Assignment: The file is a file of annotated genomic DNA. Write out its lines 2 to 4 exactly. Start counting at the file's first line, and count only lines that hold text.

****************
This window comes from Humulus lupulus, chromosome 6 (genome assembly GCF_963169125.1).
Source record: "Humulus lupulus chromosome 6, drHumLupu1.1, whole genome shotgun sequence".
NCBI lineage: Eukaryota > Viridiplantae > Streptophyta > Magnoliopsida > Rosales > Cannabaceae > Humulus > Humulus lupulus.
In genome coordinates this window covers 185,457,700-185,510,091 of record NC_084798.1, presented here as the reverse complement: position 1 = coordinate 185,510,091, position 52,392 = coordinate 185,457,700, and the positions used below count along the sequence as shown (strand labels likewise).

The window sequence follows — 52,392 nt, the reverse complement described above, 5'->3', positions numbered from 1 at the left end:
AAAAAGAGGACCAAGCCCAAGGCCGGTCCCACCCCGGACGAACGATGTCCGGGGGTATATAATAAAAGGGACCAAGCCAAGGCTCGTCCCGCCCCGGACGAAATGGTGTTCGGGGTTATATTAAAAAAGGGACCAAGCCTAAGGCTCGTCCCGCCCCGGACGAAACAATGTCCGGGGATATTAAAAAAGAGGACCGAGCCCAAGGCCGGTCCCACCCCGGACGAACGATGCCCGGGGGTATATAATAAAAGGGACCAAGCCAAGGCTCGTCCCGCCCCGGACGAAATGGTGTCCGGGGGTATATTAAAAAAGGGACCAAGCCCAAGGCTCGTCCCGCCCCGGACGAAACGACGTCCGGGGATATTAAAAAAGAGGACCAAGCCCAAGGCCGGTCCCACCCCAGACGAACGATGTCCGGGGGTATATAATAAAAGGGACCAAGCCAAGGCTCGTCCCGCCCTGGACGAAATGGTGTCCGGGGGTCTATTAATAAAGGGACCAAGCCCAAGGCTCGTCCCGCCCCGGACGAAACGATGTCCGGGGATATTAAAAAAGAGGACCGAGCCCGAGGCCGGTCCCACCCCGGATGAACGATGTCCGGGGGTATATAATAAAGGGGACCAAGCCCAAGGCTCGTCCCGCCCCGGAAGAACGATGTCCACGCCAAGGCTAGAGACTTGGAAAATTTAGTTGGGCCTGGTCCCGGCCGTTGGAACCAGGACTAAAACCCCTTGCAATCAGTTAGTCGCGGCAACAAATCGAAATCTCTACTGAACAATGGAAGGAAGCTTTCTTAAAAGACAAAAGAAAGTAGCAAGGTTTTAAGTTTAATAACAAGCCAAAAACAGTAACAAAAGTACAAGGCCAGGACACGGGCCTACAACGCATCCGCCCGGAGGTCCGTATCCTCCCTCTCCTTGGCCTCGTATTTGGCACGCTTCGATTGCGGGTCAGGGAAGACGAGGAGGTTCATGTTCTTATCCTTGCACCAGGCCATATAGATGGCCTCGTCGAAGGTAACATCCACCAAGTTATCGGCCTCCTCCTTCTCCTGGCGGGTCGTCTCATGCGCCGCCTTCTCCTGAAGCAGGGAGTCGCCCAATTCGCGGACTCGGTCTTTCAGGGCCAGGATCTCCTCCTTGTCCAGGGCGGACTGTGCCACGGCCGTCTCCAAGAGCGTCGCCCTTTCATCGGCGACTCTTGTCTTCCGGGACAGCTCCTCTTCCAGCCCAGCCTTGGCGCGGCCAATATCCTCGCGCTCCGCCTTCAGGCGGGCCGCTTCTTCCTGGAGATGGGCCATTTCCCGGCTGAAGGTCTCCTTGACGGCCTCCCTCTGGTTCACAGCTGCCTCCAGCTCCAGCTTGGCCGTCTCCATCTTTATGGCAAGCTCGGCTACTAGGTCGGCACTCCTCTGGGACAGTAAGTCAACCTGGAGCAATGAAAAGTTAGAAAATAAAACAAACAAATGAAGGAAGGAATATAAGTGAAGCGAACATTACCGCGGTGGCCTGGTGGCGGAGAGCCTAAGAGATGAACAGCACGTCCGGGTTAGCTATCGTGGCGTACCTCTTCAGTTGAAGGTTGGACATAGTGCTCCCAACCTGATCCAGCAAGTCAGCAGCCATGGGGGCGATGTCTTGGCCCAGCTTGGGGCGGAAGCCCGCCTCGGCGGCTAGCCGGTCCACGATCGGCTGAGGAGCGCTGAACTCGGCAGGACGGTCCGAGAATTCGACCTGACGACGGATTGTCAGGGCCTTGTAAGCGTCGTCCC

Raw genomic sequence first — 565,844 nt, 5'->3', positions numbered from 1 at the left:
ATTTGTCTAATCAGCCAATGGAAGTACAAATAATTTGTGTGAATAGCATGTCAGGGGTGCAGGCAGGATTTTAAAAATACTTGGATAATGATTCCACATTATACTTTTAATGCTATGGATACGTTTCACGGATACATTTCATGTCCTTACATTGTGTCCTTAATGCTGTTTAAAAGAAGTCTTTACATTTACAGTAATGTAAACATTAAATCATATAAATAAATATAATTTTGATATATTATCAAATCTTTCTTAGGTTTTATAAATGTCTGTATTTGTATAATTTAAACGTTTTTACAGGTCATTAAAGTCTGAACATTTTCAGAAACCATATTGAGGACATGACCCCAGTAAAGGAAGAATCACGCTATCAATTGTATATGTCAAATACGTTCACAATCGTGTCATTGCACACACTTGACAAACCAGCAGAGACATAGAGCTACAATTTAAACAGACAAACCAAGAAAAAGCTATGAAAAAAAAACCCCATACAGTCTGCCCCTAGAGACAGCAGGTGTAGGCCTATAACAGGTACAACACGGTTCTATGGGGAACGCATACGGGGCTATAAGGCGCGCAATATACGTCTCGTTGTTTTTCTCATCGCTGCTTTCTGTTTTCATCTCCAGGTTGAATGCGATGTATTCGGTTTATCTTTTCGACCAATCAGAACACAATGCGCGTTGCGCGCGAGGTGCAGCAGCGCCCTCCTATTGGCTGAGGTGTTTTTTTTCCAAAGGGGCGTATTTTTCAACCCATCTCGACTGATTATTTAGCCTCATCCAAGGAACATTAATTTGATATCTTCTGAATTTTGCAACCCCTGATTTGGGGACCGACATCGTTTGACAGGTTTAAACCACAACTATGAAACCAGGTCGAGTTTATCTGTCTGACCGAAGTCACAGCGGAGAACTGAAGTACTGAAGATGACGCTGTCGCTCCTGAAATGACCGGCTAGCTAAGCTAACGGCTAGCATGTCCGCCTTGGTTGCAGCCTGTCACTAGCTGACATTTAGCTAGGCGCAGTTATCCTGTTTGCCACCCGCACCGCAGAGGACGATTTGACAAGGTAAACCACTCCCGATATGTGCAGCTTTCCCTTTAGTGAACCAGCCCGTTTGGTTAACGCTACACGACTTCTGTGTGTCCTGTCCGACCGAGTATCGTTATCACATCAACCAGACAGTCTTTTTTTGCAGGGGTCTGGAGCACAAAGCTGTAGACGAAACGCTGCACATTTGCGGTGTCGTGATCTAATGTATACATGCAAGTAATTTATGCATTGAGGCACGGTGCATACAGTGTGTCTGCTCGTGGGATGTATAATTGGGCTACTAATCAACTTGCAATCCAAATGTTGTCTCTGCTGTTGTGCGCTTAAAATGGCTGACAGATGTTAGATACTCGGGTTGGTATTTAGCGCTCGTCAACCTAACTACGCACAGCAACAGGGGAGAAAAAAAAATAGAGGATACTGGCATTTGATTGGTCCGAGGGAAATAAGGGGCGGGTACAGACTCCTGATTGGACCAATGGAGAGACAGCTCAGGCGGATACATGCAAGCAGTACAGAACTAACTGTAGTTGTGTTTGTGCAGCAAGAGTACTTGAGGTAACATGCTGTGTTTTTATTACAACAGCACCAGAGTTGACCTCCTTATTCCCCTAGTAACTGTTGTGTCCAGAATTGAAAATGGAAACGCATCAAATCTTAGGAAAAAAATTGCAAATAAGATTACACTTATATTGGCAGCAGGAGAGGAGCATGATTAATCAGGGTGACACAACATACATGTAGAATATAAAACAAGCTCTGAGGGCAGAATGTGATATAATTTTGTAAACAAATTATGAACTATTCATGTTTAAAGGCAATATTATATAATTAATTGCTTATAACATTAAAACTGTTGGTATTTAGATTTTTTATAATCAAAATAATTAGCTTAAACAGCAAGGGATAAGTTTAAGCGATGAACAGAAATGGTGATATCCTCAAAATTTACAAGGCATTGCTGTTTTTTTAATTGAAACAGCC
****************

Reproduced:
Source record: "Humulus lupulus chromosome 6, drHumLupu1.1, whole genome shotgun sequence".
NCBI lineage: Eukaryota > Viridiplantae > Streptophyta > Magnoliopsida > Rosales > Cannabaceae > Humulus > Humulus lupulus.
In genome coordinates this window covers 185,457,700-185,510,091 of record NC_084798.1, presented here as the reverse complement: position 1 = coordinate 185,510,091, position 52,392 = coordinate 185,457,700, and the positions used below count along the sequence as shown (strand labels likewise).